A faith centre working to improve the health and wellbeing of the community is not a new concept, from the earliest days of Islam we find the Prophet Muhammad ﷺ Mosque in Medina was a community meeting place, a centre for learning, a place for consultation and advice as well as being a place of prayer.
For mosques in the UK this enhanced community wellbeing role is underdeveloped and requires attention; its revival can lead to real improvements to the health and wellbeing for some of the most disadvantaged in our society.
We know the environment helps shape our health; the places we live, work and socialise. The majority of Muslims in the UK live in areas of higher deprivation, with poorer economic opportunities and with a greater burden of ill health, disability and premature death.
Many of the health conditions which disproportionately affect minority ethnic groups, such as heart disease, cancer, diabetes, obesity, mental ill health, and dementia are preventable by addressing underlying risk factors such as obesity, physical inactivity, social isolation and smoking.
In the US, McGinnis et al. have shown how healthcare plays an important though proportionately small role in preventing early deaths (similar studies have supported these findings in the UK).
Improving how we live our lives offers a far greater opportunity for improving health; with behavioural patterns being the largest contributor in prevention of premature death.
The question we asked in the West Midlands was – how can we support local community assets in their work to improve the health and wellbeing of an underprivileged community, in this case Muslims?
Our research revealed mosque communities can play a unique role in creating environments that promote health and instil values so that maintenance of good health is at the heart of how people view life. We were informed of the value Islam places on maintaining health, there are many accounts of how the Prophet Muhammad ﷺ encouraged physical activity and healthy balanced eating.
What we found missing however were sustainable projects that addressed the health conditions faced by the community, in spite of a great enthusiasm from mosque communities to develop their part in promoting health and wellbeing in the community.
Through conducting surveys and face to face interviews we learned that local endeavours were hampered by a lack of knowledge of how best to tackle issues and where best to seek advice and support.
In response we at Public Health England West Midlands worked with Birmingham City Council and local social KIKIT Pathways to Recovery, a local social enterprise, to develop a Guide to Healthy Living Mosques which supports mosques to take a fresh look at their facilities, workforce, initiatives, partnerships and policies for healthy practices to become part of their core work as community institutions and to serve as an example for others.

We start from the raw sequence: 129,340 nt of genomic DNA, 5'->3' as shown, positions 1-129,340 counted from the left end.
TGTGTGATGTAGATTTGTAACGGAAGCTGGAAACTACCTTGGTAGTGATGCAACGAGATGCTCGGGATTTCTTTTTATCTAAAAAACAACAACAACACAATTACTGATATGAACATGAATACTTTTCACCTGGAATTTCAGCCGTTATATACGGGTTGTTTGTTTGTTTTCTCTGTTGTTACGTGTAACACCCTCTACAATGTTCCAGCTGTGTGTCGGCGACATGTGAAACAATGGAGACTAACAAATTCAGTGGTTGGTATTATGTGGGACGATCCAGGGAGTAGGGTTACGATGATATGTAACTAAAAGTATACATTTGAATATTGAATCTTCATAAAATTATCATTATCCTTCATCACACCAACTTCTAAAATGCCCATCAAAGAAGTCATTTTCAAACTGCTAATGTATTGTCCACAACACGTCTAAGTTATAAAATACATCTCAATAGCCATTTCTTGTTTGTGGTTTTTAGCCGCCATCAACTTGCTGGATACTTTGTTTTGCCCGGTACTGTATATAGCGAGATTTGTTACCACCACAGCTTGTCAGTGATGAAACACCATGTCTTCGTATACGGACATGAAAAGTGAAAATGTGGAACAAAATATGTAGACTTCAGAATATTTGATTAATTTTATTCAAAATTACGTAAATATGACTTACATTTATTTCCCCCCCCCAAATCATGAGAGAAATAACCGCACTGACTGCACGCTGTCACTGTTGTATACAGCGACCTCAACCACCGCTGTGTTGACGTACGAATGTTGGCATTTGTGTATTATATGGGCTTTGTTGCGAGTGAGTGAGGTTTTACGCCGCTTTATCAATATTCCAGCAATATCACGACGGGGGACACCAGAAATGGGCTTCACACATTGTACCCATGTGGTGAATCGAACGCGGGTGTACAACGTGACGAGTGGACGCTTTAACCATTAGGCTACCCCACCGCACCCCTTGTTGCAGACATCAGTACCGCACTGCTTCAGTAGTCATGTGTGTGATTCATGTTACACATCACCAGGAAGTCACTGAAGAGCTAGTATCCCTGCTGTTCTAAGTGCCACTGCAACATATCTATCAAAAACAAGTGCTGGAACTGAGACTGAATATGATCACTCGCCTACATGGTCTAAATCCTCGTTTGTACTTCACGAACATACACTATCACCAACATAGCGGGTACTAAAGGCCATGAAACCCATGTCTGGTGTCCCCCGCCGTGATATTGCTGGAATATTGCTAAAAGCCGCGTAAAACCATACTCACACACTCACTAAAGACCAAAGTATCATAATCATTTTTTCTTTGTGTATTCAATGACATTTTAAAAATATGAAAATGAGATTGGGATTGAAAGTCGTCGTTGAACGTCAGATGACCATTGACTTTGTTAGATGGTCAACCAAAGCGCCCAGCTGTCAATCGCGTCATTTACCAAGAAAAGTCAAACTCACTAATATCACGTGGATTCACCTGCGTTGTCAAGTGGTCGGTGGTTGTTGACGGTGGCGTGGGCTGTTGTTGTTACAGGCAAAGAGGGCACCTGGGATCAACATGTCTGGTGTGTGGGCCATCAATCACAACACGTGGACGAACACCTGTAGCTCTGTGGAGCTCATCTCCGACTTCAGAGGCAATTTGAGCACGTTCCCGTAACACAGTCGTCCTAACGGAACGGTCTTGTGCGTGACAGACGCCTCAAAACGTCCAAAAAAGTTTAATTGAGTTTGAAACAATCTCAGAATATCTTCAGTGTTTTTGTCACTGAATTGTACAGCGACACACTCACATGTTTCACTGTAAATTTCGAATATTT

Mosques and Imams hold important leadership and pastoral roles in the community. They are often trusted, well-respected figures who have great potential to influence health promotion and engagement within the community.
They can help lead the way to reduce health inequalities in communities; firstly as a place where health promotion activities and initiatives can take place and secondly where health promotion messages can be amplified by inclusion of Qur’anic and Prophetic guidance, making the message more likely to resonate within the community and increasing the likelihood of sustained behavioural change.
The aim of the guide is to provide mosque leaders and communities with public health evidence and recommendations, demonstrating how these public health messages link into Islamic teachings with case study examples of good practice.
The guide has been written so that it can easily be adapted by other faith communities or local organisations wishing to adopt the guide in their setting.
The guide was launched earlier this year, receiving a positive reception from local mosques, statutory providers and third sector organisations in Birmingham. The guide was seen as a first step in stimulating collaboration across mosques and service provider organisations
The key points that emerged from the launch include:
- Enhancing understanding of the role mosques can play by empowering volunteers in the congregation to act as health and wellbeing champions
- Developing ways for mosques to keep up to date with service availability, health information and current campaigns they can link with, with a particular focus on mental health
- Considering how to facilitate joint working across mosques and other community organisations
Although the guide is now in use Public Health England West Midlands is working with partners to build local confidence and capability to support its implementation.
We hope this pilot project will serve as a template for future engagement approaches to encourage community organisations to improve and build upon their existing health promotion values, beliefs and efforts.
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